ROB PATON 1985

Rob Paton 1985 recording a Leilira blade quarry.

MODERN TRADE GOODS FROM THE WINNUN CYCLE

Modern trade and exchange goods from a winnun cycle in 1986.

LEILIRA BLADES USED IN THE WINNUN CYCLE

Leilira blades used in the winnun trade and exchange cycle. The blades are an important component of the Pelican Dreaming history.

LEILIRA BLADE SEGMENTS

Leilira blade segments caused by the deliberate snapping of the blades as part of winnun. Important Dreaming histories are associated with the various trade goods. These stories travel with the goods as a part of the trade cycle called Winnun. Leilira blades are closely associated with the Pelican Dreaming. In the Pelican Dreaming history, one blade on top of the other forms the pelican beak.

LEILIRA BLADE CORE

This is the parent rock that the Leilira blades are made from. It is known as a core. You can see the negative scars where the blades were removed by a method called direct percussion.

TRADE GOODS

This bolt of cloth was part of a winnun exchange at Yarralin in 1985.

ARCHAEOLOGICAL EXCAVATION LAKE WOODS

Archaeological excavation at Lake Woods with dig Director Mike Smith.  Lake Woods is near Newcastle Waters.  The photograph is taken in 1986. Other people on the dig included Rob Paton, Ingereth Macfarlane, Louis Napton, Robyn Simms and Denise Donlan.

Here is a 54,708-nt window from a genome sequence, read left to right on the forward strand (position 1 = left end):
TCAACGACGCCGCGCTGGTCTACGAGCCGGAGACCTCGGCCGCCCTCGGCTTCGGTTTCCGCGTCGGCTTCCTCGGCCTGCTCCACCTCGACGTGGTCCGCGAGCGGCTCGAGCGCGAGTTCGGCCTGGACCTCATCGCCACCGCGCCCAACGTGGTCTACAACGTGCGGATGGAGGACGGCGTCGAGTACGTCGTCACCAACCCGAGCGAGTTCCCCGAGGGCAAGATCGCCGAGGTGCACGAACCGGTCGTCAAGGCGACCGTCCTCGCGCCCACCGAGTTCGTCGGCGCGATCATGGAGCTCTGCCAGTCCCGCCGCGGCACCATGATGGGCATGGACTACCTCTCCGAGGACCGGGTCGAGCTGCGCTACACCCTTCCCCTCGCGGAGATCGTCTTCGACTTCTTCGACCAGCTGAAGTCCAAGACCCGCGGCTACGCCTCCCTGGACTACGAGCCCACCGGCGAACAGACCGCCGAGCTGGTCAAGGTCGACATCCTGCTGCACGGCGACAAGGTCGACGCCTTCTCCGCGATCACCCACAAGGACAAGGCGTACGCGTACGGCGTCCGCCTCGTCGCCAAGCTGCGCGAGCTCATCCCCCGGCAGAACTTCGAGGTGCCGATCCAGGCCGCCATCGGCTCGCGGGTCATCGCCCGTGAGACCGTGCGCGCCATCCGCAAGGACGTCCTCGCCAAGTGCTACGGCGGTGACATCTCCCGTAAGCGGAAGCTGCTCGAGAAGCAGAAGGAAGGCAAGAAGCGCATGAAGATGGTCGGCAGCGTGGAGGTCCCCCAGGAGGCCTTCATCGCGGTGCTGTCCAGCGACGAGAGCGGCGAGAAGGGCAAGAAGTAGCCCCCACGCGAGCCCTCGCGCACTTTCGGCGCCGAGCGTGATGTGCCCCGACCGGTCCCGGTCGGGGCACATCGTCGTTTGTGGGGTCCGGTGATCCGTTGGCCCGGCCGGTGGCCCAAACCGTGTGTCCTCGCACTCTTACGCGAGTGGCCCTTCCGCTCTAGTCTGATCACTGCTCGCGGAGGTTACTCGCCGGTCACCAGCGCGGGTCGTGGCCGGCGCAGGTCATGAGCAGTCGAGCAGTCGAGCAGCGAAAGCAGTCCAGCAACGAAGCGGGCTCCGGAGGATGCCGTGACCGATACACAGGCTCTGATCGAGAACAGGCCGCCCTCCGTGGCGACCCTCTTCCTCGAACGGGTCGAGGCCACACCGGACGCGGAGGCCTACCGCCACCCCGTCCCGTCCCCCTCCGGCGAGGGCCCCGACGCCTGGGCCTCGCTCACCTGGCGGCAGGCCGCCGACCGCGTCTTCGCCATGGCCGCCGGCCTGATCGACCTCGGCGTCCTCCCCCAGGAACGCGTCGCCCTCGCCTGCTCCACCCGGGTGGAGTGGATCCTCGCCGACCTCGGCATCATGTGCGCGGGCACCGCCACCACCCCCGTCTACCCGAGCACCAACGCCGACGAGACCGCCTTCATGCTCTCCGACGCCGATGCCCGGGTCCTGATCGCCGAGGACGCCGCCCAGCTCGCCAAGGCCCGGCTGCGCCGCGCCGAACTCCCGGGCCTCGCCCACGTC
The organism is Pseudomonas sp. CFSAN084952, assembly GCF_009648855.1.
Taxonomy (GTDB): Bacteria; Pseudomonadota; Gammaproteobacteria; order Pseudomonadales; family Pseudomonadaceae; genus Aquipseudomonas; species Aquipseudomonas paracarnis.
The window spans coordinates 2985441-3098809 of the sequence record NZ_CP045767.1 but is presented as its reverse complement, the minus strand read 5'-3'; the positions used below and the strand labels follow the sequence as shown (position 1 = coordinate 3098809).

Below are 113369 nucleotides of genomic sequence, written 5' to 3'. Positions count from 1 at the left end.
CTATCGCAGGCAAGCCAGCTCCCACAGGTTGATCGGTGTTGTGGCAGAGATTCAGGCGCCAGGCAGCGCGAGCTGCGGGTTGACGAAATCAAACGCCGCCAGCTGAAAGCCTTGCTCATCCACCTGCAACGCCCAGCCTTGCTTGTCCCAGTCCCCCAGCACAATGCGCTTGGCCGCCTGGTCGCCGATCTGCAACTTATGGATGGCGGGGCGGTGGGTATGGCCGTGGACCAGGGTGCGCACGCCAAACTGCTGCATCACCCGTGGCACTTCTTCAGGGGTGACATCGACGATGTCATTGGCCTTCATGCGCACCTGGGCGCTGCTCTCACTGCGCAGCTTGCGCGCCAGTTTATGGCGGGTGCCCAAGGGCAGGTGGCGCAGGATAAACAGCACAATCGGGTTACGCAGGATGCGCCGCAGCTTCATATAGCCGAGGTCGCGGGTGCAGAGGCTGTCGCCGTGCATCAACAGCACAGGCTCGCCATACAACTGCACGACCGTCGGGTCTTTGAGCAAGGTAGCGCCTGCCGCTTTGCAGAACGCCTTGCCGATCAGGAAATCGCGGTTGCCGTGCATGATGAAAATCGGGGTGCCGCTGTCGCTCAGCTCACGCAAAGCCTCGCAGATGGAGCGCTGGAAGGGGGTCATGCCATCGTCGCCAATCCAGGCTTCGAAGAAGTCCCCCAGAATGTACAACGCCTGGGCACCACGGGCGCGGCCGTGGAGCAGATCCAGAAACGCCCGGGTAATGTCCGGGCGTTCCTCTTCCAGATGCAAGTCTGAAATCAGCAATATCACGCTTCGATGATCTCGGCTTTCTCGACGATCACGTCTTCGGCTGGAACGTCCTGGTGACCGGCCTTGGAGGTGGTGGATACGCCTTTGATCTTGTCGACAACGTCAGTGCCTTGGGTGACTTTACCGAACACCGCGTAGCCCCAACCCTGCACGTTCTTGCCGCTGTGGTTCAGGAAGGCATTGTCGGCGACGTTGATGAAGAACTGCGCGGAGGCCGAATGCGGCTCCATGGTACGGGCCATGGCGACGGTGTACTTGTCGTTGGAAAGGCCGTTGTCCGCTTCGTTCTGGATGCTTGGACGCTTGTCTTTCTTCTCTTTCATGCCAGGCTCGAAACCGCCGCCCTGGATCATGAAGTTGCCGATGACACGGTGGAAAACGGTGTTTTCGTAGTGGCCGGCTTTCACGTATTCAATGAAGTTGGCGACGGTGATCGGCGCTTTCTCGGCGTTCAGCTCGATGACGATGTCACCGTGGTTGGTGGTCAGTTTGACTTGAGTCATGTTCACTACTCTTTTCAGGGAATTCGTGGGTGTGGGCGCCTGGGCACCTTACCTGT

LEILIRA BLADE QUARRY

Leilira blade quarry called Kankiritja (or pelican landing place). Important Dreaming histories are associated with the various trade goods. These stories travel with the goods as a part of the trade cycle called Winnun. Leilira blades are closely associated with the Pelican Dreaming. In the Pelican Dreaming history, one blade on top of the other forms the pelican beak.

INSULATOR USED TO MAKE TOOLS

Insulator used to make tools. This came from the old overland telegraph line, near Newcastle Waters. The photograph was taken in 1985.

ARCHAEOLOGICAL EXCAVATION LAKE WOODS

Archaeological excavation at Lake Woods near Newcastle Waters, 1986. The dig was directed by archaeologist Mike Smith.

NUGGETT COLLINS AT YIPITJIRINTJA LEILIRA BLADE QUARRY.

Nuggett Collins at Yipitjirintja Leilira blade quarry, 1985.

DIGGING STICK

Digging stick from an archaeological site at a Leilira blade quarry.  Sticks like these were probably used to dig the stone out of the ground.

LEILIRA BLADE

Leilira blade. Important Dreaming histories are associated with the various trade goods. These stories travel with the goods as a part of the trade cycle called Winnun. Leilira blades are closely associated with the Pelican Dreaming. In the Pelican Dreaming history, one blade on top of the other forms the pelican beak.